July is here, which means we’re halfway through the year, and because my company, Phoenix Moirai, joined Twitter just last week, I’m happy to announce a month-long promotional discount to mark the occasion.
During the entire month of July, when you request a quote and include the words “Tweet Tweet,” you’ll receive a 25% discount on any design, writing or videography service or package.
That’s right! If you need any type of graphic design work, writing necessities, or video presentations, we can make it all happen for 25% off of the normal rates. Do you need a new logo or business card designed? Have some marketing materials (like a flyer, rack card, brochure or ad) you need created to help sell your business? Are you in need of a videographer for your wedding? Do you need a promotional video for your website’s home page? Do you need a fresh new look for your website? Is your daughter having a sweet sixteen party that you’d like cherish forever? Do you need invitations to a party or wedding? Want to save the date? Or how about speaking your mind in the form of a custom designed bumper sticker for your car? You can get all of these, and so much more, at a 25% discount, simply by saying “Tweet Tweet” when request your quote.
Anything that needs to be printed, we can design it. For more information about some of the specific services Phoenix Moirai offers, prices on a variety of specially designed service packages, and to view some of my portfolio pieces, please go to www.phoenixmoirai.com and request a quote today!
The concept for last year’s The Purge was one of the more interesting and thought-provoking ideas of the year: what if our government officials attempted to reduce crime rates by making all crime legal for one twelve hour period each year. With its frightening overtones and star Ethan Hawke, it became a breakout hit — for all of the wrong reasons. What everyone was flocking to theaters to see (the dramatic exploration of what it would be like during this specific period of time and the subtle social commentary that would come along with it) was reduced to an arbitrary, paint-by-numbers home invasion story with no genuine thrills (or chills). It didn’t matter to the studio; the film made over ten times what it cost to make on opening weekend. A sequel was announced that following Monday to capitalize on the popularity, ultimately giving us The Purge: Anarchy, which, as a lot of people have pointed out, does what the isolation of the first film failed to do by focusing on the true terror of the purge. Don’t Stop — There’s Plenty More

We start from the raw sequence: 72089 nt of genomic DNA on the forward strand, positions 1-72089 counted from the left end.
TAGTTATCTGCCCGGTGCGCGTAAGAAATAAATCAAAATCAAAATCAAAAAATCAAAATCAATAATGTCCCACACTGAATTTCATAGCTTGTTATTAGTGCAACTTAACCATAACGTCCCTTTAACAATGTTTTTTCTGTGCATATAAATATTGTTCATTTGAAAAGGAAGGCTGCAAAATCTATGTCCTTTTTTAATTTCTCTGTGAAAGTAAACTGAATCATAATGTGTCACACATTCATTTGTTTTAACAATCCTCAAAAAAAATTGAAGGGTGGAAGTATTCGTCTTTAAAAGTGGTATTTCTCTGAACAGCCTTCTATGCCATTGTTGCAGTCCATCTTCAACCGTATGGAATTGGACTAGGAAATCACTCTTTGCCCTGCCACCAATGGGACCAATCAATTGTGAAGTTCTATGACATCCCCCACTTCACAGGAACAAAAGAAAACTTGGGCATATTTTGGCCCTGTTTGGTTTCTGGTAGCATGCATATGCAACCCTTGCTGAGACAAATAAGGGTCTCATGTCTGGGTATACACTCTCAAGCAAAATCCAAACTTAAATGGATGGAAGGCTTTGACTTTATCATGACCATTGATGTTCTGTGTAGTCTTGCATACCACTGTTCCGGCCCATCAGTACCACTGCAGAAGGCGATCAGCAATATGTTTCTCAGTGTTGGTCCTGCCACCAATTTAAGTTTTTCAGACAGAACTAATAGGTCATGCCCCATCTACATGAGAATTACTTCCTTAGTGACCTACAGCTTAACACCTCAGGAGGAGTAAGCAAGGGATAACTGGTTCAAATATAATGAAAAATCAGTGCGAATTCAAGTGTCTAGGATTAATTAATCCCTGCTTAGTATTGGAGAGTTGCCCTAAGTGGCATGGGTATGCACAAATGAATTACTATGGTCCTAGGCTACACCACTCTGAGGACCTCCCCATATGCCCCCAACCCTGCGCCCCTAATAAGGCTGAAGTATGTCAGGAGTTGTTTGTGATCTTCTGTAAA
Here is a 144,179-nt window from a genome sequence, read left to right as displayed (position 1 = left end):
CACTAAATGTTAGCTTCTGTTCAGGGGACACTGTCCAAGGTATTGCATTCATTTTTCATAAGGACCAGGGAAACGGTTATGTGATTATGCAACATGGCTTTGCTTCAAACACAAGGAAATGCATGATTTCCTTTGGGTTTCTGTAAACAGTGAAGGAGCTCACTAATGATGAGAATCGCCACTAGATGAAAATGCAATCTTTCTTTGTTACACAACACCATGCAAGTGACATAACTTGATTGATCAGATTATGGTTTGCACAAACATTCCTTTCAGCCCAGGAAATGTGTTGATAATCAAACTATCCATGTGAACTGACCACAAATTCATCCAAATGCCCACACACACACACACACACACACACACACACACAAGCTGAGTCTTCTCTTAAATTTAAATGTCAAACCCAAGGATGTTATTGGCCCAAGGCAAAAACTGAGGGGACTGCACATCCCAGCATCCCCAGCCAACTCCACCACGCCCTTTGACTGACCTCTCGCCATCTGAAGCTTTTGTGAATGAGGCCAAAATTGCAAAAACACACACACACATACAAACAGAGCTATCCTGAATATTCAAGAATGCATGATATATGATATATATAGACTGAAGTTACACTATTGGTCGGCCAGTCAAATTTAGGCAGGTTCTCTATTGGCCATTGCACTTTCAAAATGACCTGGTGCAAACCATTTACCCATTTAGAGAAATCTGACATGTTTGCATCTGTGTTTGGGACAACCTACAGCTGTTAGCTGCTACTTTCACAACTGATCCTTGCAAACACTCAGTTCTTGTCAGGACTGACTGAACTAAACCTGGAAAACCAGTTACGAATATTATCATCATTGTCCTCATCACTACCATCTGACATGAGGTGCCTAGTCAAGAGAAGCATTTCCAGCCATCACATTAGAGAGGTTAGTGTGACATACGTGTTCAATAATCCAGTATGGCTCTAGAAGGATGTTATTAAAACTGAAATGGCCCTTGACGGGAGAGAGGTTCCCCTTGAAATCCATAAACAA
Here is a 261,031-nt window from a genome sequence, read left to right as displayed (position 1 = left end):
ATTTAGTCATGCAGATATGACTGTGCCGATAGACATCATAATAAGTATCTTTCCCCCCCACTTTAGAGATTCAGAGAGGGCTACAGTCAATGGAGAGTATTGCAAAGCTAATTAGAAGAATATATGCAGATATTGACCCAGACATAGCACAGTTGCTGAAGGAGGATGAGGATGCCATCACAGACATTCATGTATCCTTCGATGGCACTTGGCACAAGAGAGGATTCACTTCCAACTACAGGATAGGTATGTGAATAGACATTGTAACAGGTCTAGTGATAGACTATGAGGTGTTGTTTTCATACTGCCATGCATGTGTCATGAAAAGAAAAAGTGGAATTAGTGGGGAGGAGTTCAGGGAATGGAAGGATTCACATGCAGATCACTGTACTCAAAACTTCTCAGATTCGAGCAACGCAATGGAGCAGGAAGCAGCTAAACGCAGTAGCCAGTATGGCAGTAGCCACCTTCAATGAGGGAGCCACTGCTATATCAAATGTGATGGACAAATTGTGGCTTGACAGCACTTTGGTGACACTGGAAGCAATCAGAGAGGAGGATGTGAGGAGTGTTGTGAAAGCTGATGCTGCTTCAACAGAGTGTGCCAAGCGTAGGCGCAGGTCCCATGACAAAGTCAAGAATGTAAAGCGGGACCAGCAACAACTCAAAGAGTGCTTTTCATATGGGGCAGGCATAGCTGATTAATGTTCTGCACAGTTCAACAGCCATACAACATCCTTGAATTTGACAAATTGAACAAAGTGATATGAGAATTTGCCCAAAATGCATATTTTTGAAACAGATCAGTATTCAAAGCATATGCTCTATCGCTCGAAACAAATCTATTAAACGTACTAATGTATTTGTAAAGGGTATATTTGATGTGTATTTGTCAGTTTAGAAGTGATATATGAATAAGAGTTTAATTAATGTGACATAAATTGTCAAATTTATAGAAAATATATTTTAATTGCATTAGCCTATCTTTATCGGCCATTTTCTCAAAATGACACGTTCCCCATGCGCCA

On a recent episode of Hell’s Kitchen, Gordon Ramsey, as he usually does at some point in every episode, chewed out a contestant for one reason or another. Though it’s familiar territory for all of the chefs, this seems to hit this one pretty hard, so after the dinner service is over, he goes up to one of Ramsey’s sous chefs and asks her how she does it — how she can work with Gordon day in and day out, especially after making a mistake or two during a service. She tells him that he can’t take it personally, and that whenever she has a day where nothing goes right, she simply wakes up the next morning and says, “today’s a new day.” Don’t Stop — There’s Plenty More